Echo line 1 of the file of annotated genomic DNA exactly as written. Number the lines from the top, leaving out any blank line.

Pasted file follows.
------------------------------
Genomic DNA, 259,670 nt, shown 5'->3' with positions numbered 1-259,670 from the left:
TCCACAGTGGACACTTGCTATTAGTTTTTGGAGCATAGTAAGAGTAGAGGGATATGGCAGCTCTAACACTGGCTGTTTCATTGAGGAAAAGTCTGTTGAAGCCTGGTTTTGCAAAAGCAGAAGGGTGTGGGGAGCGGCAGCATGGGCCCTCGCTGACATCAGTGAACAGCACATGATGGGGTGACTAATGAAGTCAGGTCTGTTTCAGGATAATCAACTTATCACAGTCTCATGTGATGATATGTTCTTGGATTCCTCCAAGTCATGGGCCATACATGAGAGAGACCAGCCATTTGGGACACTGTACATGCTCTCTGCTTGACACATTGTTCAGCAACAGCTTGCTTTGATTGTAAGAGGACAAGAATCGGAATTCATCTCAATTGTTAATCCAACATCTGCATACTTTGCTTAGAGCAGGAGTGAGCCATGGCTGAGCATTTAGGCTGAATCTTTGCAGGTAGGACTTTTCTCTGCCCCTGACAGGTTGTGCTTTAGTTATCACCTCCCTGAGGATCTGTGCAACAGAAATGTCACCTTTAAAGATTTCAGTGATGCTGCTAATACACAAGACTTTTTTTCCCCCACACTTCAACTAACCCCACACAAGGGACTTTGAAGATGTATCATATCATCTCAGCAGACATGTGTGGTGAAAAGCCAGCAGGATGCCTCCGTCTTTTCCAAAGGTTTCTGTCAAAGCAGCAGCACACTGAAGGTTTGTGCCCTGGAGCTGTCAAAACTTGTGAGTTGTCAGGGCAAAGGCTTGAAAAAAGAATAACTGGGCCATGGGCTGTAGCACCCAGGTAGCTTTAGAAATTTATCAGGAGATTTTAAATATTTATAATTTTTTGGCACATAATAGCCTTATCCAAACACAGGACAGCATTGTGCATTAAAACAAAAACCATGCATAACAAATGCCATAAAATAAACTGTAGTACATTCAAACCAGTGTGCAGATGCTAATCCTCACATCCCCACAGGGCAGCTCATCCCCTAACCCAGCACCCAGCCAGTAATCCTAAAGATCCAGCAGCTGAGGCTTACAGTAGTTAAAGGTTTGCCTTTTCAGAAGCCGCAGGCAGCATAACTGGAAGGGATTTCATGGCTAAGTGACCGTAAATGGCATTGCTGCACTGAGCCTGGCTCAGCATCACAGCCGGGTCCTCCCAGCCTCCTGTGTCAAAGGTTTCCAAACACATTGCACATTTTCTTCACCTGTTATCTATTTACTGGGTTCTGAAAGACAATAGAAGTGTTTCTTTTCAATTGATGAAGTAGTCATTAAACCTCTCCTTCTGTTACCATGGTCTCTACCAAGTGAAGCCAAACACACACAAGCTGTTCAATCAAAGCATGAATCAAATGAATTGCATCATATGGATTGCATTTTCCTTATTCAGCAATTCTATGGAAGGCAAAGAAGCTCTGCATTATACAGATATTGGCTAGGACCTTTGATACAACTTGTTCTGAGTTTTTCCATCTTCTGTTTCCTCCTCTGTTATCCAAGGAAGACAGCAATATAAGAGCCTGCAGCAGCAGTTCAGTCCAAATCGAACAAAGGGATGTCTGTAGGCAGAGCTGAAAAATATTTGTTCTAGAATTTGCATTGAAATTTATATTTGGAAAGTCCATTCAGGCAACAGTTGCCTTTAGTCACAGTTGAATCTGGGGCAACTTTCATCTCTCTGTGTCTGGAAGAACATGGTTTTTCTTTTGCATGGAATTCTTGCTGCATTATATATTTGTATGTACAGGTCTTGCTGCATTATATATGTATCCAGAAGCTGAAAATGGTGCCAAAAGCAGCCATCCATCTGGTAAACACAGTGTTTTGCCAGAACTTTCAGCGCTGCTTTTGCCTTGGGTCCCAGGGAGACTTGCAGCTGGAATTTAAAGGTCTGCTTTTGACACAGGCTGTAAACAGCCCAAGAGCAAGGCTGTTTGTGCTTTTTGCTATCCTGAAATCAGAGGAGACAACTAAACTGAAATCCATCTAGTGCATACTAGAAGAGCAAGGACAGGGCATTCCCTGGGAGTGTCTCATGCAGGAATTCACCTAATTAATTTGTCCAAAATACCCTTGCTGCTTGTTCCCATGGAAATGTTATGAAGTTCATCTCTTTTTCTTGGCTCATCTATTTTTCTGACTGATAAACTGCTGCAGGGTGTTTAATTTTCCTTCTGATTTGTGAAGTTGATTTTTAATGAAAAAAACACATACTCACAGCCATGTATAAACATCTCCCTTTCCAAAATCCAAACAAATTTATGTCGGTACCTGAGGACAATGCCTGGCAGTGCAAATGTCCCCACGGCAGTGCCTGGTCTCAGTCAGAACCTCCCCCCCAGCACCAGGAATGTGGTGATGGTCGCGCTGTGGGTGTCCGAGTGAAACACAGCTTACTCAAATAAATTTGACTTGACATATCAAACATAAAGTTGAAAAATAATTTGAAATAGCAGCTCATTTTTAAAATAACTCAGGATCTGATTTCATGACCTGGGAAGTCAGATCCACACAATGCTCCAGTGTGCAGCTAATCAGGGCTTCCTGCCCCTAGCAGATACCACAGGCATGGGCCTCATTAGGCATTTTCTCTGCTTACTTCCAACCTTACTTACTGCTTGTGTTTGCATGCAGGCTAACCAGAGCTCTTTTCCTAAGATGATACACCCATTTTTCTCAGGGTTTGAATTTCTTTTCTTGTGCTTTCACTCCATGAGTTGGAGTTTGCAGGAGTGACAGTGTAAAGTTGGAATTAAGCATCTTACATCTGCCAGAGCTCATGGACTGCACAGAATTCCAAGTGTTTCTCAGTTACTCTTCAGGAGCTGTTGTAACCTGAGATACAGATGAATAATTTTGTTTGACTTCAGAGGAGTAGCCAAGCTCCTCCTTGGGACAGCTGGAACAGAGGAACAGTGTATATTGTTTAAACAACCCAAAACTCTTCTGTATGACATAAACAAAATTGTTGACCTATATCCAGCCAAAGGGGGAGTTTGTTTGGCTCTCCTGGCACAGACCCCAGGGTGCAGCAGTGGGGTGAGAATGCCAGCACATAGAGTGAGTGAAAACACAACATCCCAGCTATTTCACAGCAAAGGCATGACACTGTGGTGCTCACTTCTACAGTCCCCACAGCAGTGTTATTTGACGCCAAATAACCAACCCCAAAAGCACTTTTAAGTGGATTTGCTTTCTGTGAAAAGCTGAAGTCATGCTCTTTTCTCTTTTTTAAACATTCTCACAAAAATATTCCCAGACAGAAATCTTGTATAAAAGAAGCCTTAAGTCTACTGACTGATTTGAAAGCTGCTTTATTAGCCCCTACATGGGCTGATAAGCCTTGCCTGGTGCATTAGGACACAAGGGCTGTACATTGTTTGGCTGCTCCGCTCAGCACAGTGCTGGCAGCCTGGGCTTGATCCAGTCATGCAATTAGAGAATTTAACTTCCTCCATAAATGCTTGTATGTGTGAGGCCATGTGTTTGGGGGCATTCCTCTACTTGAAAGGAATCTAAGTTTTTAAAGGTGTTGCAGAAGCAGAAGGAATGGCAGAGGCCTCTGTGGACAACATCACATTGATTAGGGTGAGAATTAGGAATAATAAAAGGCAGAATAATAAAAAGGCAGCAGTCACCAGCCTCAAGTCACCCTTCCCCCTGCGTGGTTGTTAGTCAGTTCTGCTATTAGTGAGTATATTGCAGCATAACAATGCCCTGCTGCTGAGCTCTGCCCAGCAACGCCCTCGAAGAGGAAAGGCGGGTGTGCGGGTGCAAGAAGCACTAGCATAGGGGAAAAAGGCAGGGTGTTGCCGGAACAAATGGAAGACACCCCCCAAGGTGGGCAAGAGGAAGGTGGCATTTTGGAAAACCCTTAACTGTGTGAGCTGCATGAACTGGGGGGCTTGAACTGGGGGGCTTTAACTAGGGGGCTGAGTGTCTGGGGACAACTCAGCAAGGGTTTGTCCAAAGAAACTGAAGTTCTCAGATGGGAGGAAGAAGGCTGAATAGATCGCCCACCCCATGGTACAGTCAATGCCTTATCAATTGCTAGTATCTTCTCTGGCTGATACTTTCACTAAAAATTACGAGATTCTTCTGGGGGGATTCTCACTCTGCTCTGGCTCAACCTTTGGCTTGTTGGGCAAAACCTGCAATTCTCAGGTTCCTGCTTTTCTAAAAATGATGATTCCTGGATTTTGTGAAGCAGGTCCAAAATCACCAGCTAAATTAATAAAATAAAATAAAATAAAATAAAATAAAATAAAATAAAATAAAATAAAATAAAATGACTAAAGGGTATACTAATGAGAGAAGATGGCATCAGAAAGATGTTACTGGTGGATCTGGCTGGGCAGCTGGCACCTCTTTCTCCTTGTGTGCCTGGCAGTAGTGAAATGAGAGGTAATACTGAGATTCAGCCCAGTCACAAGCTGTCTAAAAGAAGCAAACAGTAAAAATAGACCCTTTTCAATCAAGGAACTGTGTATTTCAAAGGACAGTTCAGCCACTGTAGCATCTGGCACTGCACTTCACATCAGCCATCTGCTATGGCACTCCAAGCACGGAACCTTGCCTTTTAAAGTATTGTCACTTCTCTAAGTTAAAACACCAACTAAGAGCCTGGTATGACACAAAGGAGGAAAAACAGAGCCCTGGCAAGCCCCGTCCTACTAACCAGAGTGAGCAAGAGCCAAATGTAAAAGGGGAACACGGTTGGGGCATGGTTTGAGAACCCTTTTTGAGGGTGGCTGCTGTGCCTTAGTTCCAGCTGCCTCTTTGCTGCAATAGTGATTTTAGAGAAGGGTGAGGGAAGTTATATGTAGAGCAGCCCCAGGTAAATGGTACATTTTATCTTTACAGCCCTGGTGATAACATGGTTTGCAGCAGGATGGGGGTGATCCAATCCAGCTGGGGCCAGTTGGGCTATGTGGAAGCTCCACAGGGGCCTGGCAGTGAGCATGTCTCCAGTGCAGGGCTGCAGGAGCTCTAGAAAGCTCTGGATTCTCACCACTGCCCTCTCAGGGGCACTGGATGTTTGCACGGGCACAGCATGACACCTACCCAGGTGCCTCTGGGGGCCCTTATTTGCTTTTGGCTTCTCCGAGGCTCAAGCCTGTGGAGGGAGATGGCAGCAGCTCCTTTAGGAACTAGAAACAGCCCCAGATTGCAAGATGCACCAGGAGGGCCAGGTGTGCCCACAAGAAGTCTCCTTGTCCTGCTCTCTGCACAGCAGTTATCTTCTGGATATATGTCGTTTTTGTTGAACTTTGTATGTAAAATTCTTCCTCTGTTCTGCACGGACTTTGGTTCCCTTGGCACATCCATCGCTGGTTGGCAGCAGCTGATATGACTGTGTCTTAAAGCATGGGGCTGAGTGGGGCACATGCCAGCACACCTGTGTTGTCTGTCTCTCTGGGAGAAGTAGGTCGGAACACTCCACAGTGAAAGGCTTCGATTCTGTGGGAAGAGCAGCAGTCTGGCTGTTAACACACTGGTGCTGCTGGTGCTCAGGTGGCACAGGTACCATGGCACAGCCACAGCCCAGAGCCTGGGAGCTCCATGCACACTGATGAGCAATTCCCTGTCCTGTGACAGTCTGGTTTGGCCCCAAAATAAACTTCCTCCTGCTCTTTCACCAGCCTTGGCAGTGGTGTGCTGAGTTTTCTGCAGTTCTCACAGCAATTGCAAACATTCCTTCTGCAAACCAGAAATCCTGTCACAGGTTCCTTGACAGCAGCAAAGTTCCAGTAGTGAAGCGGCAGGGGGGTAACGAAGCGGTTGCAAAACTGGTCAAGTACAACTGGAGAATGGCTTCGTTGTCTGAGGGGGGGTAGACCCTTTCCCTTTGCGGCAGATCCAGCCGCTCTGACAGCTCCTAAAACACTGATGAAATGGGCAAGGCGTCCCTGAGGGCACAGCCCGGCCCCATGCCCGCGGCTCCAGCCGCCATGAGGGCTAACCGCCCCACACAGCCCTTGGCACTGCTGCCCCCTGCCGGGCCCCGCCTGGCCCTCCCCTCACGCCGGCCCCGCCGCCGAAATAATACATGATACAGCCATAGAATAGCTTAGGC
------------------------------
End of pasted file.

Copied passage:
Genomic DNA, 259,670 nt, shown 5'->3' with positions numbered 1-259,670 from the left: